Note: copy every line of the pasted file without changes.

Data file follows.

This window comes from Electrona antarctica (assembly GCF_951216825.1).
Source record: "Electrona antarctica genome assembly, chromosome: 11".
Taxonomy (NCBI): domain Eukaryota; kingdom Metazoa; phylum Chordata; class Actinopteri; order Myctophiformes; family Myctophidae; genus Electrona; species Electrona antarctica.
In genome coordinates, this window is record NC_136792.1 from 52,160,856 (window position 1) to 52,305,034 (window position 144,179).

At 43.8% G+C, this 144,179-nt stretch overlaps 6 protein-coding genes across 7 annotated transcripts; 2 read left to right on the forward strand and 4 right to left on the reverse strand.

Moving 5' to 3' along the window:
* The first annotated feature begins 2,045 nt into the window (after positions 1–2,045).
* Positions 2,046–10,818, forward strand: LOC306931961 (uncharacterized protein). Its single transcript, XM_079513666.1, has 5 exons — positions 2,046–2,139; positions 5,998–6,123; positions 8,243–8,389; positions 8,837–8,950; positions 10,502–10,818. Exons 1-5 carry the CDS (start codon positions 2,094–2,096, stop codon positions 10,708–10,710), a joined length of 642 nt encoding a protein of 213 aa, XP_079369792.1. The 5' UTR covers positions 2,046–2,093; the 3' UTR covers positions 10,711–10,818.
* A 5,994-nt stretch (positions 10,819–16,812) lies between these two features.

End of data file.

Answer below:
This window comes from Electrona antarctica (assembly GCF_951216825.1).
Source record: "Electrona antarctica genome assembly, chromosome: 11".
Taxonomy (NCBI): domain Eukaryota; kingdom Metazoa; phylum Chordata; class Actinopteri; order Myctophiformes; family Myctophidae; genus Electrona; species Electrona antarctica.
In genome coordinates, this window is record NC_136792.1 from 52,160,856 (window position 1) to 52,305,034 (window position 144,179).

At 43.8% G+C, this 144,179-nt stretch overlaps 6 protein-coding genes across 7 annotated transcripts; 2 read left to right on the forward strand and 4 right to left on the reverse strand.

Moving 5' to 3' along the window:
* The first annotated feature begins 2,045 nt into the window (after positions 1–2,045).
* Positions 2,046–10,818, forward strand: LOC306931961 (uncharacterized protein). Its single transcript, XM_079513666.1, has 5 exons — positions 2,046–2,139; positions 5,998–6,123; positions 8,243–8,389; positions 8,837–8,950; positions 10,502–10,818. Exons 1-5 carry the CDS (start codon positions 2,094–2,096, stop codon positions 10,708–10,710), a joined length of 642 nt encoding a protein of 213 aa, XP_079369792.1. The 5' UTR covers positions 2,046–2,093; the 3' UTR covers positions 10,711–10,818.
* A 5,994-nt stretch (positions 10,819–16,812) lies between these two features.